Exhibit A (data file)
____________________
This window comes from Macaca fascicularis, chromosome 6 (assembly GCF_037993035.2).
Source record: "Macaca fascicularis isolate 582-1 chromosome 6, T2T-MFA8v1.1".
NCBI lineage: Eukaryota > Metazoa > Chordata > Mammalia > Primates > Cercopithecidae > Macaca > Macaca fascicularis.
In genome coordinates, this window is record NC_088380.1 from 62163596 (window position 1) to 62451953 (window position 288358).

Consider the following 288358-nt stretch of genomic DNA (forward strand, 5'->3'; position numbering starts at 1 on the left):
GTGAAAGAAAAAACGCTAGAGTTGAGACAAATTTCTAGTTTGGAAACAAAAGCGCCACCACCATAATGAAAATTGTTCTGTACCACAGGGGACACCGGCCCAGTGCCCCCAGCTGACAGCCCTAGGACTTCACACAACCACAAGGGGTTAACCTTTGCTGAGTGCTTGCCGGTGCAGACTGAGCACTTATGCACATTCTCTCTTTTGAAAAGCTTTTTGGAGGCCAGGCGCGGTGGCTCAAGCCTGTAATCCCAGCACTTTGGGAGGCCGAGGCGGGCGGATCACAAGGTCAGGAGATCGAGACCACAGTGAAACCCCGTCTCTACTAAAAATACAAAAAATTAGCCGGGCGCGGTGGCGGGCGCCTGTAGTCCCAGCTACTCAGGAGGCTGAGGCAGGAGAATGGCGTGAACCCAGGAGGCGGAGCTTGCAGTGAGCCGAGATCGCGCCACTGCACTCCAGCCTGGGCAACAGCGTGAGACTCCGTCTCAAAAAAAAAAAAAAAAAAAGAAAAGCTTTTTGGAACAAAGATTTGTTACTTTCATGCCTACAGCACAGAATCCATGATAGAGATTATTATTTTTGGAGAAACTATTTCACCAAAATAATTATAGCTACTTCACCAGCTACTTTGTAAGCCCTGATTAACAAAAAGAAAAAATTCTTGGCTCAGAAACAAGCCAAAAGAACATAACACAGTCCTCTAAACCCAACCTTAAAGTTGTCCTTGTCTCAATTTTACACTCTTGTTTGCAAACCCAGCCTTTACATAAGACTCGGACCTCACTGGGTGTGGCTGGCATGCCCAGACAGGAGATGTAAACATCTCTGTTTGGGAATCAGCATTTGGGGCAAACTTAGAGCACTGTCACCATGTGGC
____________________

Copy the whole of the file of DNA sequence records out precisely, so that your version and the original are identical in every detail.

This window comes from Macaca fascicularis, chromosome 6 (assembly GCF_037993035.2).
Source record: "Macaca fascicularis isolate 582-1 chromosome 6, T2T-MFA8v1.1".
NCBI lineage: Eukaryota > Metazoa > Chordata > Mammalia > Primates > Cercopithecidae > Macaca > Macaca fascicularis.
In genome coordinates, this window is record NC_088380.1 from 62163596 (window position 1) to 62451953 (window position 288358).

Consider the following 288358-nt stretch of genomic DNA (forward strand, 5'->3'; position numbering starts at 1 on the left):
GTGAAAGAAAAAACGCTAGAGTTGAGACAAATTTCTAGTTTGGAAACAAAAGCGCCACCACCATAATGAAAATTGTTCTGTACCACAGGGGACACCGGCCCAGTGCCCCCAGCTGACAGCCCTAGGACTTCACACAACCACAAGGGGTTAACCTTTGCTGAGTGCTTGCCGGTGCAGACTGAGCACTTATGCACATTCTCTCTTTTGAAAAGCTTTTTGGAGGCCAGGCGCGGTGGCTCAAGCCTGTAATCCCAGCACTTTGGGAGGCCGAGGCGGGCGGATCACAAGGTCAGGAGATCGAGACCACAGTGAAACCCCGTCTCTACTAAAAATACAAAAAATTAGCCGGGCGCGGTGGCGGGCGCCTGTAGTCCCAGCTACTCAGGAGGCTGAGGCAGGAGAATGGCGTGAACCCAGGAGGCGGAGCTTGCAGTGAGCCGAGATCGCGCCACTGCACTCCAGCCTGGGCAACAGCGTGAGACTCCGTCTCAAAAAAAAAAAAAAAAAAAGAAAAGCTTTTTGGAACAAAGATTTGTTACTTTCATGCCTACAGCACAGAATCCATGATAGAGATTATTATTTTTGGAGAAACTATTTCACCAAAATAATTATAGCTACTTCACCAGCTACTTTGTAAGCCCTGATTAACAAAAAGAAAAAATTCTTGGCTCAGAAACAAGCCAAAAGAACATAACACAGTCCTCTAAACCCAACCTTAAAGTTGTCCTTGTCTCAATTTTACACTCTTGTTTGCAAACCCAGCCTTTACATAAGACTCGGACCTCACTGGGTGTGGCTGGCATGCCCAGACAGGAGATGTAAACATCTCTGTTTGGGAATCAGCATTTGGGGCAAACTTAGAGCACTGTCACCATGTGGC